The medium of radio was still in its infancy in the early 1920’s, and sports on radio even more so. Two years earlier, KDKA in Pittsburgh became the first radio station to broadcast a baseball game live to listeners, as the Pirates defeated the Philadelphia Phillies. But on February 8, 1923, radio station CFCA in Toronto would bring the action of the North Toronto Hockey Club and Midland to the masses. The Ontario Hockey Association match, with less than 3,000 people in the stands, became the first game ever broadcast on radio.
The first play-by-play announcer 90 years ago was a man named Norman Albert. He didn’t stick around very long, as you’ll read here, as he was replaced by a young Hall-of-Famer to be in Foster Hewitt. But he was the first, and he paved the way for all of us that came after.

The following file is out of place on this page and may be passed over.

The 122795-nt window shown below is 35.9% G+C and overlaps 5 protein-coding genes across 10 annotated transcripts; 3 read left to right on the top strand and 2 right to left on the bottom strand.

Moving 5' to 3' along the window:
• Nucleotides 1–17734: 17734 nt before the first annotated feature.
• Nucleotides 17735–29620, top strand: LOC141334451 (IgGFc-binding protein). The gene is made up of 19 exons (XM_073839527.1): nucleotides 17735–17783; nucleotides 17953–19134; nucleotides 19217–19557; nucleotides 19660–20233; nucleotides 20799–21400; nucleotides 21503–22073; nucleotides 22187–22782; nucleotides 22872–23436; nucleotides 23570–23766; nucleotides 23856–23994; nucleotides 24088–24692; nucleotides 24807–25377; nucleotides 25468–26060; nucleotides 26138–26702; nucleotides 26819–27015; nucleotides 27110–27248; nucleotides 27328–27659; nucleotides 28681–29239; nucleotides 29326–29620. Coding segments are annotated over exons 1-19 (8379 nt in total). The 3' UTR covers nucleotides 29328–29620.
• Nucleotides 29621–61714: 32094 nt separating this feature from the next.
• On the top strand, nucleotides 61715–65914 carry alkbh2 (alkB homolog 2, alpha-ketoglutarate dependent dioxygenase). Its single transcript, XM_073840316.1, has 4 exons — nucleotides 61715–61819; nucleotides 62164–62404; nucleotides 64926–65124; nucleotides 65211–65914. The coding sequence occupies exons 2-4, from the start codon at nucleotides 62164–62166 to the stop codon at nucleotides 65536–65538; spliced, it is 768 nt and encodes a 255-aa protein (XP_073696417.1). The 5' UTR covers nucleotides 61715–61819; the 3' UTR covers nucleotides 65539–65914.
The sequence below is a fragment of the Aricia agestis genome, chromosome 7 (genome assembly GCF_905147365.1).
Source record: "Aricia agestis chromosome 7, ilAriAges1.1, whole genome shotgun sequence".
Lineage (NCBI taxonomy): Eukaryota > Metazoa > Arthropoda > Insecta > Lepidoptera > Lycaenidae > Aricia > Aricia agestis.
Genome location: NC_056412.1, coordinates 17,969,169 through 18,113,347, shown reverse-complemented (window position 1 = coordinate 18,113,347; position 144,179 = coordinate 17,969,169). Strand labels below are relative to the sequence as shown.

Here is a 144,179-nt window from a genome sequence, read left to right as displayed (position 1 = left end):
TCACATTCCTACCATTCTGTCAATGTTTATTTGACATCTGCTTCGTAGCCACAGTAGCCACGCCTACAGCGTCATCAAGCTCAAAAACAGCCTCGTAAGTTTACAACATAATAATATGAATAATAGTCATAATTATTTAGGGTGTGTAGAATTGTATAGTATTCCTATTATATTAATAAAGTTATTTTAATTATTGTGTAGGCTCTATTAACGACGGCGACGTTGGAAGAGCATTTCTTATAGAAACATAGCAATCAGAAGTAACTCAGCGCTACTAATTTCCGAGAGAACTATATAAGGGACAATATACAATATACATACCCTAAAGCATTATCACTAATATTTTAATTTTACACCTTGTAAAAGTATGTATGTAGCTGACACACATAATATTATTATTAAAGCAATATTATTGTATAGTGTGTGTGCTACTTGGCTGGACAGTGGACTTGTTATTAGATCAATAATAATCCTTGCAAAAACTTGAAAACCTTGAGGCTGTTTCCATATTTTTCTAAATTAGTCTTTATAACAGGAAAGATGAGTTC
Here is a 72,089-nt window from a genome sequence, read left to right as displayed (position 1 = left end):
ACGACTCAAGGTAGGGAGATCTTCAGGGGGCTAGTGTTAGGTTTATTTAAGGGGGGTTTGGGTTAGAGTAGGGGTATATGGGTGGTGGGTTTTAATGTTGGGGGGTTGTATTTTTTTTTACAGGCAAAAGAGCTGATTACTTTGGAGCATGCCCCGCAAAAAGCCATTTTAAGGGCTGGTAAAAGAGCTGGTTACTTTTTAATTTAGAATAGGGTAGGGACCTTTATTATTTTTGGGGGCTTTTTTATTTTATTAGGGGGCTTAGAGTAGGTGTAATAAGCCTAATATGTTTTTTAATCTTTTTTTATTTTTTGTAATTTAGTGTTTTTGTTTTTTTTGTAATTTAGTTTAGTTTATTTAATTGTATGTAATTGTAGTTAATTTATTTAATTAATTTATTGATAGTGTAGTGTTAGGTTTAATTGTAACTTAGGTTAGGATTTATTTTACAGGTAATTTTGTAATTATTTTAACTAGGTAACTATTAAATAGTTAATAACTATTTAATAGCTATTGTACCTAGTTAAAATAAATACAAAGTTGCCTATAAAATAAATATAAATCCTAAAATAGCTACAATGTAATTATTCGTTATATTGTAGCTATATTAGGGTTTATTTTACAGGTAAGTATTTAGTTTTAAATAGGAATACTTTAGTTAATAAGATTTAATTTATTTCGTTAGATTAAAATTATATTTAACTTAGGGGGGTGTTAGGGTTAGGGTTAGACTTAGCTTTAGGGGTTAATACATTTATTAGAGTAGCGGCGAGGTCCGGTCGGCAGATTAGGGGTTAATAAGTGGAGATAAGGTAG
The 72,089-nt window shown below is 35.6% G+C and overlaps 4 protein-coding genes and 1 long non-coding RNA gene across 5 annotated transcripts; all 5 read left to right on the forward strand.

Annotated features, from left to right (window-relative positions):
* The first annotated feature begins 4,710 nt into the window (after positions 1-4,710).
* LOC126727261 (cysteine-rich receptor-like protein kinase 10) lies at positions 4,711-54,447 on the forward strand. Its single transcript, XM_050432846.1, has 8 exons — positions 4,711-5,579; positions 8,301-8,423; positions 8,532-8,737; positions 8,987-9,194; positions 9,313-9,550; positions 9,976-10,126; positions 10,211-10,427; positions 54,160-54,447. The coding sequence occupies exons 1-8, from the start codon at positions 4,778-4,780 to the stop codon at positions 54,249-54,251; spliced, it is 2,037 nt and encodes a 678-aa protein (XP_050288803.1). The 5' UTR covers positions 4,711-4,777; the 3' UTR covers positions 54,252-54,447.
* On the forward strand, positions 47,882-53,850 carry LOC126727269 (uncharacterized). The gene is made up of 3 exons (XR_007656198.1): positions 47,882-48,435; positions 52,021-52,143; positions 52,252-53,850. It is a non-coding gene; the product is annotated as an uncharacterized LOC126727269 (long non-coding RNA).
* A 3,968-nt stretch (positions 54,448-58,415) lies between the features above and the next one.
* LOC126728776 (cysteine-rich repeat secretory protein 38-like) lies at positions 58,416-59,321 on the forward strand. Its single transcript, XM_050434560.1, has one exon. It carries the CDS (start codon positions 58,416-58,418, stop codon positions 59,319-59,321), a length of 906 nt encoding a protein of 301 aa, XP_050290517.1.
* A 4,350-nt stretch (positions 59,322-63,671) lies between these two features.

I really enjoyed this link in today’s Toronto Star, written by Eric Zweig. We’ve come a long way since a small radio studio, a small glass booth and a game in the Ontario Hockey Association.
Here’s to both Norman Albert and Foster Hewitt for their contributions to the greatest game on earth today, and a sincere thank you for helping grow the game. I hope you’ll read Eric’s article here, on the birthday of hockey play-by-play.